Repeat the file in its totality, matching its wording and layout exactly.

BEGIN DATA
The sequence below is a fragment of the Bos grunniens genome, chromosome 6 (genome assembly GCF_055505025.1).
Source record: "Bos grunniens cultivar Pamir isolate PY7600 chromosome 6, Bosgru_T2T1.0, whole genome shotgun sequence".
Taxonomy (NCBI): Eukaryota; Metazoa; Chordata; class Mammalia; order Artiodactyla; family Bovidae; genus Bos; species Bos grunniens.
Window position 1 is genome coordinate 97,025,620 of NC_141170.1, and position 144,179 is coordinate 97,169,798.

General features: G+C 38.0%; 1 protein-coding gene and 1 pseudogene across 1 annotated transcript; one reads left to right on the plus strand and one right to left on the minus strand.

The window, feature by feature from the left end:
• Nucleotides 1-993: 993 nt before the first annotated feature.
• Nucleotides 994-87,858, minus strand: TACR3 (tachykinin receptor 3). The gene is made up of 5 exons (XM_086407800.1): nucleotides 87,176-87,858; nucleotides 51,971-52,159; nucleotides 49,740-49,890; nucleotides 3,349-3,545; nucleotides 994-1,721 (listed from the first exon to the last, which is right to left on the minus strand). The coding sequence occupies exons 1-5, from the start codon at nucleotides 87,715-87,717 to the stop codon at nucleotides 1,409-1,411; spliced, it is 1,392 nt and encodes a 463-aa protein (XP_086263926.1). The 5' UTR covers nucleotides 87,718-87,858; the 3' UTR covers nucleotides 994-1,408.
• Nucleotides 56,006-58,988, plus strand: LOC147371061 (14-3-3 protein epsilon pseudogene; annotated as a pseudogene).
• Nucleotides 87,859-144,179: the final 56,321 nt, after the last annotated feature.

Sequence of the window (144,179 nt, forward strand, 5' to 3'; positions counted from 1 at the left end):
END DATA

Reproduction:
The sequence below is a fragment of the Bos grunniens genome, chromosome 6 (genome assembly GCF_055505025.1).
Source record: "Bos grunniens cultivar Pamir isolate PY7600 chromosome 6, Bosgru_T2T1.0, whole genome shotgun sequence".
Taxonomy (NCBI): Eukaryota; Metazoa; Chordata; class Mammalia; order Artiodactyla; family Bovidae; genus Bos; species Bos grunniens.
Window position 1 is genome coordinate 97,025,620 of NC_141170.1, and position 144,179 is coordinate 97,169,798.

General features: G+C 38.0%; 1 protein-coding gene and 1 pseudogene across 1 annotated transcript; one reads left to right on the plus strand and one right to left on the minus strand.

The window, feature by feature from the left end:
• Nucleotides 1-993: 993 nt before the first annotated feature.
• Nucleotides 994-87,858, minus strand: TACR3 (tachykinin receptor 3). The gene is made up of 5 exons (XM_086407800.1): nucleotides 87,176-87,858; nucleotides 51,971-52,159; nucleotides 49,740-49,890; nucleotides 3,349-3,545; nucleotides 994-1,721 (listed from the first exon to the last, which is right to left on the minus strand). The coding sequence occupies exons 1-5, from the start codon at nucleotides 87,715-87,717 to the stop codon at nucleotides 1,409-1,411; spliced, it is 1,392 nt and encodes a 463-aa protein (XP_086263926.1). The 5' UTR covers nucleotides 87,718-87,858; the 3' UTR covers nucleotides 994-1,408.
• Nucleotides 56,006-58,988, plus strand: LOC147371061 (14-3-3 protein epsilon pseudogene; annotated as a pseudogene).
• Nucleotides 87,859-144,179: the final 56,321 nt, after the last annotated feature.

Sequence of the window (144,179 nt, forward strand, 5' to 3'; positions counted from 1 at the left end):